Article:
The Deadly Track Of Life
Posted on 01.31.17 by Danny Glover @ 8:46 pm

Here’s a deep thought inspired by the image below, captured during my commute home this evening on Virginia Railway Expressway: Sometimes the track of life is unpleasant.
The Enlightened Redneck Philosopher


Filed under: Photography and Rednecks and Wildlife
Comments: None

The Quick Brown Fox And Lazy Dog
Posted on 01.12.17 by Danny Glover @ 9:32 am

A pangram is a sentence or verse that contains all letters of the alphabet. One of the best-known pangrams is, “The quick brown fox jumps over the lazy dog.” And now here is the same English lesson in an entertaining video package.

I first saw this video on Twitter this morning and tracked the short clip back to a Reddit thread. But the brief clip actually is taken from a much longer video posted to YouTube nine years ago.


Filed under: Grammar and Just For Laughs and Video and Wildlife
Comments: None

How To Box A Kangaroo
Posted on 12.05.16 by Danny Glover @ 10:54 am

What would you do if a kangaroo had your dog in a headlock? This strikes me as an appropriate redneck response.


Filed under: Just For Laughs and Pets and Rednecks and Video and Wildlife
Comments: None

Felled In A Flash of Lightning
Posted on 08.29.16 by Danny Glover @ 5:16 pm

One of the most interesting yet tragic stories in the news today happened in Norway, where government wildlife officials found more than 300 dead reindeer on the top of a mountain. Here’s the story as told by NPR:

The Norwegian government says 323 reindeer were apparently struck by lightning last week and died. The animals lived on a mountain plateau in central Norway called the Hardangervidda. The rugged alpine landscape is (usually) a good place for a reindeer — delicious lichens grow on exposed rocks, and the area is protected from development because it falls within a national park.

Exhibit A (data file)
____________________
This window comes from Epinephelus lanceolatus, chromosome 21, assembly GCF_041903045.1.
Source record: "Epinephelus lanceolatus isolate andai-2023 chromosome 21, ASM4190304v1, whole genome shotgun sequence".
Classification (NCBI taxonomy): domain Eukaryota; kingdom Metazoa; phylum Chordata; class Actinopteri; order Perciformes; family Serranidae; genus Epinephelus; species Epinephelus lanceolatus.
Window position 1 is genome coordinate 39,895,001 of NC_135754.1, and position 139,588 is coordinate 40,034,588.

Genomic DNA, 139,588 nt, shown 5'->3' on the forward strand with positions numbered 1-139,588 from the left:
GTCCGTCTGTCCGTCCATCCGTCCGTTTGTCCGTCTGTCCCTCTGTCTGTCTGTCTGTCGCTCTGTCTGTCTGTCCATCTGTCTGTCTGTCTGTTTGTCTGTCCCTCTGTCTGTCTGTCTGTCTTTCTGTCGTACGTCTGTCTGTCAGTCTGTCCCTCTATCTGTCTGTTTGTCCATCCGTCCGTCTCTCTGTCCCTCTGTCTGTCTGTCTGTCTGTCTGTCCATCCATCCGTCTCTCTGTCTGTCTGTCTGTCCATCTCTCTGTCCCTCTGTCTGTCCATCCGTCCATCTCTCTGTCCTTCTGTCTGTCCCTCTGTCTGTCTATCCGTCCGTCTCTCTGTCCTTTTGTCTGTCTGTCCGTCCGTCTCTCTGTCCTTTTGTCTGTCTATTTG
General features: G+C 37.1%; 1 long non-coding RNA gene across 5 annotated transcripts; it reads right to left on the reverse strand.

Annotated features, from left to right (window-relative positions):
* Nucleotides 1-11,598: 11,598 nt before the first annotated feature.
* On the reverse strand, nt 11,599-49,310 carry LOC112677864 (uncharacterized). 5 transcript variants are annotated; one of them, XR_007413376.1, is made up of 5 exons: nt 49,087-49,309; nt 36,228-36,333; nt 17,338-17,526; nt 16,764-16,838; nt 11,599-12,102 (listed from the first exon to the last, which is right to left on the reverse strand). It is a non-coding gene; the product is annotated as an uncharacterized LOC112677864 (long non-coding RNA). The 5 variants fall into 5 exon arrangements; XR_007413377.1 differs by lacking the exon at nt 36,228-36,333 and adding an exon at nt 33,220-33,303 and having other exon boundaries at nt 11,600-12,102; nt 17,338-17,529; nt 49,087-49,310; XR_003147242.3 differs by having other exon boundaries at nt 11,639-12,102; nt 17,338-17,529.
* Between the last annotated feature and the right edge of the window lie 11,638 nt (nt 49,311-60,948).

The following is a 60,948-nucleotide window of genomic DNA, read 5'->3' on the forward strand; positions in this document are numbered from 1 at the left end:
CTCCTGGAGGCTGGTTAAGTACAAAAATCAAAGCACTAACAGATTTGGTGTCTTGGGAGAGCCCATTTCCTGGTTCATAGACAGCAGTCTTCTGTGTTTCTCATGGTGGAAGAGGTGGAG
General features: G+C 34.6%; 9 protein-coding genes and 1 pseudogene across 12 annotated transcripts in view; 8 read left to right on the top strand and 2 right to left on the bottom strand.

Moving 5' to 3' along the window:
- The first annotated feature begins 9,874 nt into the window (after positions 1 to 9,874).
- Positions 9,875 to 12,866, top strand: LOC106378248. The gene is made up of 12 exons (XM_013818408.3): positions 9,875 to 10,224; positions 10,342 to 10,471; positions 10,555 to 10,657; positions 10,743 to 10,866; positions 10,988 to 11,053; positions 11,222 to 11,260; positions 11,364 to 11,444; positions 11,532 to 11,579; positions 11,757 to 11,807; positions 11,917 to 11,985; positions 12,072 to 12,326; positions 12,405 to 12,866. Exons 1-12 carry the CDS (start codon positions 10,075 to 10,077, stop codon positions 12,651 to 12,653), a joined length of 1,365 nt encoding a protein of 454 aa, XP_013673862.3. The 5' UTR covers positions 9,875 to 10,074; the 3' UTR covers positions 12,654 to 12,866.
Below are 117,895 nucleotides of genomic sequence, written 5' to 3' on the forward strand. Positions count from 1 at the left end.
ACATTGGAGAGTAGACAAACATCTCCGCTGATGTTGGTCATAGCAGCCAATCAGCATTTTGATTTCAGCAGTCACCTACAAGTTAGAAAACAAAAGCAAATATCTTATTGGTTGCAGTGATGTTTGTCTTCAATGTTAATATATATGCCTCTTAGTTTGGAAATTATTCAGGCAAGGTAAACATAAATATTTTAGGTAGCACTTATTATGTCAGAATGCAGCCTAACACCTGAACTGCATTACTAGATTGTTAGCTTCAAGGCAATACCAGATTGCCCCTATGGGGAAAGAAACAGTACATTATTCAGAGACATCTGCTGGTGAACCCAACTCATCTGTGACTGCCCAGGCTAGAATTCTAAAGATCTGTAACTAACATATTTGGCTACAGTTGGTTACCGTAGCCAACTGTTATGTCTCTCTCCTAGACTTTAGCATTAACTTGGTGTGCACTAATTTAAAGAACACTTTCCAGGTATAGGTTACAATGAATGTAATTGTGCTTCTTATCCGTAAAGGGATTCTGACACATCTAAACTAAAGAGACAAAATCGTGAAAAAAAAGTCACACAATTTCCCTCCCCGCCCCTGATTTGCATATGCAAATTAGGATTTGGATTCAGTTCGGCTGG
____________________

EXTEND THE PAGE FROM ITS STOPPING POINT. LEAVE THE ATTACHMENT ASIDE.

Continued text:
The Norwegian Nature Inspectorate wrote in a press release that officials discovered a field of carcasses on Friday while they were supervising hunters in the area. The agency estimates about 2,000 reindeer live on the plateau each year. Now, about one-sixth of them are dead, including at least 70 calves.

This catastrophe is interesting in its own right because it raises all kinds of questions in people’s minds. But it was even more compelling to me because it reminded me of another incident in West Virginia on July 2, 1990.

I have a notoriously bad memory, so the fact that I can recall a news story from 26 years ago, one that I didn’t even report myself, should tell you something. This story also involved a lightning strike — but the victims were amateur archers who took shelter under a pavilion during a pop-up thunderstorm. Twenty-four of them ended up injured.

I was a reporter at the Dominion Post in Morgantown at the time, but my beat was covering city, state and federal government and political campaigns. Plus the incident happened on a Sunday, when I wasn’t working. But I remember being enthralled by the story upon reading the details when I got to the newsroom the next day.

The reindeer story triggered that memory, so to get the details, I reached out to the Aull Center, a branch of the Morgantown Public Library System that has old copies of the Dominion Post on microfilm. Librarian Gary Friggens was kind enough to look up the front-page story and send me an electronic copy.

“Victims had been tossed into the air and suffered burns, cuts, contusions and internal injuries,” one of the three stories said.

One father said the lightning strike lifted his son off the ground and knocked him 10-15 feet away. He lost his hearing for a few minutes and heard only the groaning and moaning around him when his hearing returned. Another victim, whose heart stopped temporarily, lost feeling in his legs and had burns on his chest.

“All I could see were blue streaks all around us,” said one victim from the Kingwood Pike Coon Hunters Club. “We were all so close together under there that we were touching shoulders. The lightning just passed right through us. I remember the blue streaks, then everything went black.”

A year later, Keith Dalton recounted his experience that day as part of a broader AP story about people who have been struck by lightning: